In fact, you’re more likely to have IPv6 headaches if you rely on hosting and manage your own server. Host UKFast’s Neil Lathwood told me that while managed clients will have the work done for them, others will have assistance available on a consultation basis. 1&1 plans to have plenty of FAQs available to help – but it may still be a daunting task for some site owners.
If you’re planning to buy hosting, I’d advise you to check it’s IPv6 ready. For example, the Plesk 9 control panel doesn’t allow you to add AAAA records to the DNS, so even if you have IPv6 services elsewhere, if you rely on Plesk for setting up DNS, you’ll be stuck.
Are you ready?
Gamers are often at the forefront of PC technology, and they could help push IPv6 adoption. World of Warcraft, for example, is already IPv6 capable, though not yet running with it. This could become increasingly important, as the remaining IPv4 addresses are used up, forcing ISPs to use NAT techniques, rather than giving each customer a public IP address.
That will make it hard to use some games, as well as services like Skype or remote NAS access, and leave customers relying on the public address they receive via IPv6 for such applications, unless they’re willing to pay extra for an increasingly scarce public IPv4 address.
According ISP AAISP’s Adrian Kennard, we could see this starting to happen in the next year or so, depending on how many addresses ISPs have in reserve – and if your ISP doesn’t tell you, the first you may know is when some things stop working because of the address translation.
World IPv6 Day is a trial, to allow the companies involved to see what problems there are with providing their content via IPv6. For consumers, the key thing determining when you’ll see IPv6 is going to be the availability of those broadband routers, finally allow it to be deployed to non-technical customers.
That, hopefully, will start to happen over the next few months. And that’s when the fun will really begin. ®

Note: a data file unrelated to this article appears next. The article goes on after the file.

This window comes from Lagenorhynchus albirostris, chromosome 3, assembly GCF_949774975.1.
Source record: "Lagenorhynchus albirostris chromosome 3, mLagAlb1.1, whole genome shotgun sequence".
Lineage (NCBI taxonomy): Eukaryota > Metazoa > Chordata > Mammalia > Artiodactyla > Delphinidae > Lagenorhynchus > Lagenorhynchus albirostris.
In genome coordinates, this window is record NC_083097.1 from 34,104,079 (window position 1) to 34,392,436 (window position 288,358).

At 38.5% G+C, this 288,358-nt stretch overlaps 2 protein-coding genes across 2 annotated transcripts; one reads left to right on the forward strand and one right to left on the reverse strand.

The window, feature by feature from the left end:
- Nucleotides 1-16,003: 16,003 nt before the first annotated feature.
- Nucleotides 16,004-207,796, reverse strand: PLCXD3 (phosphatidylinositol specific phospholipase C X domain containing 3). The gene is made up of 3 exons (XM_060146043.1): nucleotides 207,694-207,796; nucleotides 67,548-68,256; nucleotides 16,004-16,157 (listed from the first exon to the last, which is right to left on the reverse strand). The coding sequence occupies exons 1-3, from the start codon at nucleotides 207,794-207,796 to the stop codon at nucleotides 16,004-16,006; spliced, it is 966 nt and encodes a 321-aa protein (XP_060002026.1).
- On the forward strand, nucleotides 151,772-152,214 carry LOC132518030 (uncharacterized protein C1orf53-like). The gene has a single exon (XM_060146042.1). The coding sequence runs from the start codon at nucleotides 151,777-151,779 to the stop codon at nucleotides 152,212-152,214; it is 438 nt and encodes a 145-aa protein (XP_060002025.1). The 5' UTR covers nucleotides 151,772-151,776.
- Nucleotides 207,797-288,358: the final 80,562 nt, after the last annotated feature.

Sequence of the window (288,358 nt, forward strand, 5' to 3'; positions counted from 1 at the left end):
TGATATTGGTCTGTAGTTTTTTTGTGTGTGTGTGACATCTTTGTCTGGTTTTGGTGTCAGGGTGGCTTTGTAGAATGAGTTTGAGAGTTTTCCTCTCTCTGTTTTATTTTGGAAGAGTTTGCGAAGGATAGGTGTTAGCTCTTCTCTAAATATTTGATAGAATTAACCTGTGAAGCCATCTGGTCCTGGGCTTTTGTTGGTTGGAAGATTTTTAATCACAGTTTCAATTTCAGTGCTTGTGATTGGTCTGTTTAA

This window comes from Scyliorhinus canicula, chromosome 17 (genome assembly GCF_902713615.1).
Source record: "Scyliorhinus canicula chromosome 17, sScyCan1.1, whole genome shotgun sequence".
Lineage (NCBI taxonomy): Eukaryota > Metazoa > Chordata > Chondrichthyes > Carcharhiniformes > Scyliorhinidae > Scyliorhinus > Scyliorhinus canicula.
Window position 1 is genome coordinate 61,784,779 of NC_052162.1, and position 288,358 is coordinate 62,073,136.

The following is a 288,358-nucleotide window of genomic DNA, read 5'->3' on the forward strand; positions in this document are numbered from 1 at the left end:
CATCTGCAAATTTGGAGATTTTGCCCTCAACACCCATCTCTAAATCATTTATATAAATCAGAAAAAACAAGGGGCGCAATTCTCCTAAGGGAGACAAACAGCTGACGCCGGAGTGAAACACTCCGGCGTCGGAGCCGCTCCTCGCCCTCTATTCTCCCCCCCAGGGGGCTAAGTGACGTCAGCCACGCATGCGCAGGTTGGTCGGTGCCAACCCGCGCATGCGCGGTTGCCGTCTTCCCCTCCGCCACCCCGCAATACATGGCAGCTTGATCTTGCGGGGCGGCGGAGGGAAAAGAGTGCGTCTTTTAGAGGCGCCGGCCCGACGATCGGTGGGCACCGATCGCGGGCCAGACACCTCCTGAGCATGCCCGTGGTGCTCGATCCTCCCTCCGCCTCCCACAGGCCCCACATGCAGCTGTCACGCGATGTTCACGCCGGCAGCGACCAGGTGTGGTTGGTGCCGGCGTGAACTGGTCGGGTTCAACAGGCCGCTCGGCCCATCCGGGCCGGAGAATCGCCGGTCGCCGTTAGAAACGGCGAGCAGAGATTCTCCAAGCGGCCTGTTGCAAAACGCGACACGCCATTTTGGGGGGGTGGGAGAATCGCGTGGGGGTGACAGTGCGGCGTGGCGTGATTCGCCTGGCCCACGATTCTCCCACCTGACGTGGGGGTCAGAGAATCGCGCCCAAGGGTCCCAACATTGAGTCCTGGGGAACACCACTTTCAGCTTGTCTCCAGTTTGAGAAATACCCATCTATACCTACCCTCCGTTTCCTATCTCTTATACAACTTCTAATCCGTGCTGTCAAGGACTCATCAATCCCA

Lack of broadband modems
I have been looking to do this for some time. Internally my machines run IPv6, my machines out in the Internet also do, my ISP will (it was a major part of the reason for me changing ISP), but I can't find a sensibly priced ADSL modem that will do it. The best suggestion that I have received is to put OpenWRT on a Buffalo router ... some maybe time when I have a day or so to spare.
Until the hardware manufacturers step up to the plate - this won't happen. This ought not be an option, it should be a standard part of every new modem. However that would probably add 30p to the price, so it won't happen until customers scream for it, which won't happen until there is lots of content only reachable by IPv6, which won't happen until there are lots of potential customers who are able to access it over IPv6, which won't happen until ....
ABORT [[ Infinite recursion detected ]]
Your computer might...
...but your router and ISP almost certainly doesn't.
You're unfortunately correct. BT can't be arsed to provide IPv6 for their leased line customers, meanwhile I've signed up to AAISP (already knew about them before this article) and get native IPv6 on my home ADSL connection.
Office - Cisco 3825 (c. £3000) - £1079 pcm - no IPv6
Home - Linksys WRT54g (6 years old, £10 ebay value) - £20 pcm - native IPv6
Something tells me BT have to pull the finger out, but guaranteed they won't bother until the last moment where they'll provide a shit service until they iron out the bugs, and charge their customers a premium to recoup they costs due to their short-term savings.
I've had to flash the WRT54g with OpenWRT, but it performs perfectly as a dual stack router. Unfortunately there don't appear to be any dual stack ADSL Wireless routers available anywhere, so it will be just us geeks for the next while.
I do take slight offence to the "very sad" part though, what's wrong with building up a decent working knowledge of technology that I *will* have to support in the future?